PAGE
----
7. Cover and reduce the heat to low, simmering for 15 minutes.
8. When curry reaches desired consistency, serve over the udon noodles with green onions sprinkled on top. Serves 2-4.

For experienced curry munchers, you may notice that this recipe is a little on the mild side. Japanese curry is supposed to have a smooth, creamy, and almost-gravy taste to it. You can kick up the spice a bit or mix around the ingredients; I don't even follow the recipe when I'm making it. I just smell what I like that day and adjust the flavor accordingly.

Belated St. Paddy's Day Treat Courtesy of the Bobbers:
This is a Key Lime Pie Martini that the Hubby concocted with Smirnoff Whipped Cream Vodka and Ke-Ke Beach Key Lime Liquor. He rimmed it in graham cracker crumbs and a lime, topping it with whipped cream and a cherry. I usually don't like alcoholic drinks. I taste the alcohol right away, and it's just not my thing, but this was fabulous. Every sip was a perfect balance of the flavors, and the alcohol didn't stick out at all. I liked it so much, I went back for a rare second. I'll have to get the exact measurements from him at some point, but I thought this was a cheerful alternative to the soupy, dyed green beer on St. Paddy's.

Monday, March 5, 2012

Sorry I've been missing out on updates. I mostly just got busy last week, but I'm caught up and even ahead a little. Above is a Miso-Marinated Chicken with broccoli, blueberries and strawberries. This one was for last Thursday and was very tasty. I should have marinated the chicken overnight and cooked it in the morning, but otherwise, it was perfect. I've been trying to branch out into different recipes, but mostly, my range is Japanese food in these little boxes.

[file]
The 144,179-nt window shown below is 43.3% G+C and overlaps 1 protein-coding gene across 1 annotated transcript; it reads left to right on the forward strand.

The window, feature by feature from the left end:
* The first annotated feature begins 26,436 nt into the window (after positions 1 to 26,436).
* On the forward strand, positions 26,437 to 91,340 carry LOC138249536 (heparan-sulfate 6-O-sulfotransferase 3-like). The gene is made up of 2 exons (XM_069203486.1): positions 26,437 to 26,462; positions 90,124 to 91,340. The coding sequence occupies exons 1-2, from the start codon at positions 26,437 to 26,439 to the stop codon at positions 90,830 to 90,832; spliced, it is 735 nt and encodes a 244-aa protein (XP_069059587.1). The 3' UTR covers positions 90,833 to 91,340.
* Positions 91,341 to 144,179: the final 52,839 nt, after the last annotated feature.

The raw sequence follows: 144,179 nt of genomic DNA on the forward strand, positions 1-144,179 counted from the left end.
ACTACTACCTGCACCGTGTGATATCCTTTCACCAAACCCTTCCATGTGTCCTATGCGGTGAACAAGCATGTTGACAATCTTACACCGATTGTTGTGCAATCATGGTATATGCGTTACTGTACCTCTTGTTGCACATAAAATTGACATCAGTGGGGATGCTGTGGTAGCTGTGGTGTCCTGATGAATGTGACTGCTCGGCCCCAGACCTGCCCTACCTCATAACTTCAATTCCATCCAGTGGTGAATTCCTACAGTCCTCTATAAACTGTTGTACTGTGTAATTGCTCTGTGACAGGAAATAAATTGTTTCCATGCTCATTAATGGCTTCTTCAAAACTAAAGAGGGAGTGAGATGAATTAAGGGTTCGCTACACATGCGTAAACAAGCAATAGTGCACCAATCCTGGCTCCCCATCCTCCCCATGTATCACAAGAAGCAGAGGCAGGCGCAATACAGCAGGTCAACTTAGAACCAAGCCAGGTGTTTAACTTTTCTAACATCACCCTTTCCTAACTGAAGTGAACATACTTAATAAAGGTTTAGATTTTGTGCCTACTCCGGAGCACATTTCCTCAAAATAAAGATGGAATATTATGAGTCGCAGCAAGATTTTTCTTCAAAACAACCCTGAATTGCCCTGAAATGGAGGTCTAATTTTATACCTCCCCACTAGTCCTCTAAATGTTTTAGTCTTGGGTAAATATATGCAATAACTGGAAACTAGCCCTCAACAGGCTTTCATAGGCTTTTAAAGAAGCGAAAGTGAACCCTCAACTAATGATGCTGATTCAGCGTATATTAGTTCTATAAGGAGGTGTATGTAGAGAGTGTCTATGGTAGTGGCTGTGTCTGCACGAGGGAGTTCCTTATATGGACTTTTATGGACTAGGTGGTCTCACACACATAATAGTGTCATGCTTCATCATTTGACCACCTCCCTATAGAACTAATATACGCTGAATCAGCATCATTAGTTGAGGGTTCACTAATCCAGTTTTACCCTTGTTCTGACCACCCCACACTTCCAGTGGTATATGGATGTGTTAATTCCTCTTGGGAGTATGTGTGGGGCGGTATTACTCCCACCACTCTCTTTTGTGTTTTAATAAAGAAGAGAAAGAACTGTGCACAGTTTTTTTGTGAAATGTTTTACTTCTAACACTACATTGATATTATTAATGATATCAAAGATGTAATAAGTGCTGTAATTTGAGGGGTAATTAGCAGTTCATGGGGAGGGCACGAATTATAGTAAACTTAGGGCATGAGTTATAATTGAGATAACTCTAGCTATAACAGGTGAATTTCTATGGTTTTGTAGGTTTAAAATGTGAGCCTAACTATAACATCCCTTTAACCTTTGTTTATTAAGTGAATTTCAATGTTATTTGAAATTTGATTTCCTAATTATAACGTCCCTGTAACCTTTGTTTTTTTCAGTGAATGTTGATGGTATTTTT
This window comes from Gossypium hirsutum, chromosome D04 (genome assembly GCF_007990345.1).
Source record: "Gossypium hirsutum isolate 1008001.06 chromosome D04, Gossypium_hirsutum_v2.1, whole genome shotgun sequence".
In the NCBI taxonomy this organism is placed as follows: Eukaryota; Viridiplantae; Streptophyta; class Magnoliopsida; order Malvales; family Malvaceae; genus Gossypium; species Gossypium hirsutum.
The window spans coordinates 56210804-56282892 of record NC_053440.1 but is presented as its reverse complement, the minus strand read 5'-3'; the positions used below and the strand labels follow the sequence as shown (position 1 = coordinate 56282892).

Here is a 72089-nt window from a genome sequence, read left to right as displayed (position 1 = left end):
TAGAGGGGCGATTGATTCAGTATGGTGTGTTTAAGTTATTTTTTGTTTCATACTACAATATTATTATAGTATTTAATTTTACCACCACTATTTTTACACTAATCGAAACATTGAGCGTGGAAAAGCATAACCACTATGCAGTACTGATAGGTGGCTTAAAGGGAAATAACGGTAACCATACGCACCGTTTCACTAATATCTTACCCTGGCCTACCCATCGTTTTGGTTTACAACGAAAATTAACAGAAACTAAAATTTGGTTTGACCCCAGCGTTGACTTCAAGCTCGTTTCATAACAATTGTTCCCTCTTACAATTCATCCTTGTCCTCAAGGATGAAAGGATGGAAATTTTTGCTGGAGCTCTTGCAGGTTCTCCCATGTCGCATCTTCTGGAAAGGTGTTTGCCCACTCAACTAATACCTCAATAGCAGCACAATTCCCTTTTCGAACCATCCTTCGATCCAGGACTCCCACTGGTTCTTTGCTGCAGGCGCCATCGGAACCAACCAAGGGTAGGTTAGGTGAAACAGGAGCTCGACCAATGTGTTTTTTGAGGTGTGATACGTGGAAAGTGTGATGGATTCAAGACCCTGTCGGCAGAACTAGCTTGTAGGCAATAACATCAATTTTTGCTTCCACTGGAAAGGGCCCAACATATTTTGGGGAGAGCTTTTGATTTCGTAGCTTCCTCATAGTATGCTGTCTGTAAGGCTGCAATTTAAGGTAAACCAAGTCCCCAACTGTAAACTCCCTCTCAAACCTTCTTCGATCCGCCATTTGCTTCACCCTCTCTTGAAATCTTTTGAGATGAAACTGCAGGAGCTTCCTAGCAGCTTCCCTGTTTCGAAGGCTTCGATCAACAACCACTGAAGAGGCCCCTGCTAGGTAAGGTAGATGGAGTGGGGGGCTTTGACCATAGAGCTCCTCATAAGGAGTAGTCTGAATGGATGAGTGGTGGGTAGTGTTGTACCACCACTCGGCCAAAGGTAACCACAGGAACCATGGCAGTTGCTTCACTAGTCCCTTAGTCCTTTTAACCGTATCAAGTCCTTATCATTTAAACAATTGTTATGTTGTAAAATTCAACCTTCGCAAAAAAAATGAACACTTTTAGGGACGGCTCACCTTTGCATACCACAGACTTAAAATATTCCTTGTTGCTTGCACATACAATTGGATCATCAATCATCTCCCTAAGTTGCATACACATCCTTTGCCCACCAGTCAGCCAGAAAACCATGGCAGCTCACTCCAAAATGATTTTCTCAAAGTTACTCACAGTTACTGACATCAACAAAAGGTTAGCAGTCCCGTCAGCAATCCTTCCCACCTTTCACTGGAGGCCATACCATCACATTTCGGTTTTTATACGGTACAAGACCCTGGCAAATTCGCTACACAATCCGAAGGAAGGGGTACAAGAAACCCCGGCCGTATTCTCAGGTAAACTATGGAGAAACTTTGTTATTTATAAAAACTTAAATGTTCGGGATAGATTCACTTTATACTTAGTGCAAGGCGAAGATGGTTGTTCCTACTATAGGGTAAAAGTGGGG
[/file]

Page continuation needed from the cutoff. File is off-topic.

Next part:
Remember the Onigiri (Rice Balls) I promised? Here they are:

There are hundreds of ways to make these, but the basic recipe is short grain rice pressed and molded by hand with a little sea salt brushed over your palms. This triangle shape is the most traditional, but people make them in all shapes and sizes. You can even stuff them with a variety of fillings from Umeboshi plums to dried, salted salmon. Just make sure that what you're filling them with isn't greasy or the oil will make the grains soggy and split up the Onigiri. I decided to munch on just a few of these with some soy beans (they were frozen, but by lunch time, they thaw and are perfect for snacking) and more strawberries and blueberries. I seldom put sweets in the boxes, but when I do, it's always fruit. Fruits can still be high in carbohydrates, so count them as part of the carb portion of your box, and you're safe. Preserving the cuts until meal time is really easy, too. Most people try a salt water dip, but I don't like adding too much sodium to something already sugary. I sprinkle my fruit with lemon juice, and it keeps its color and shape. If you're really worried about it, keep a small ice pack handy.

And the last two! (What an update, right?)

The top is Teriyaki Salmon with ginger-glazed carrots and Tamagoyaki. Bob loves teriyaki, so I confess that I make this one a lot. Up to once a week. It's a basic, easy meal that can be churned out in fifteen minutes if you have the rice already. Good teriyaki sauce can come in a variety of flavors at your local grocery store if you want to save even more time. Otherwise, I use a simple mixture of one clove minced garlic, 3 tablespoons soy sauce, 1 tablespoon brown sugar, and a sprinkle of grated ginger. When the fish is done, take it out to cool and throw in the carrots in the remaining sauce with a little honey and a sprinkle more ginger.

The bottom photo is today's concoction and catches us up from my camera. Salt Salmon, Octo/Fish Dogs, and Tamagoyaki. This is a really Japanese mix. Salt Salmon is fish (skin on) that has been cured in sea salt for the last three days. The end result can be VERY strong and fishy, but it's perfect for mashing up in the rice and is a great flavor once you get in to it. You can also try it with whole mackerel and grill it for an irresistible taste. The hot dogs are cut up like an octopus and fishes. I don't know why this is a thing in Japan, but it's so cute, I'm not objecting. It might have something to do with octopus being a popular food. In either case, these were cooked up in the pan and tossed in, too.

I'll try to be more punctual in the future, but here they are. Thanks for reading.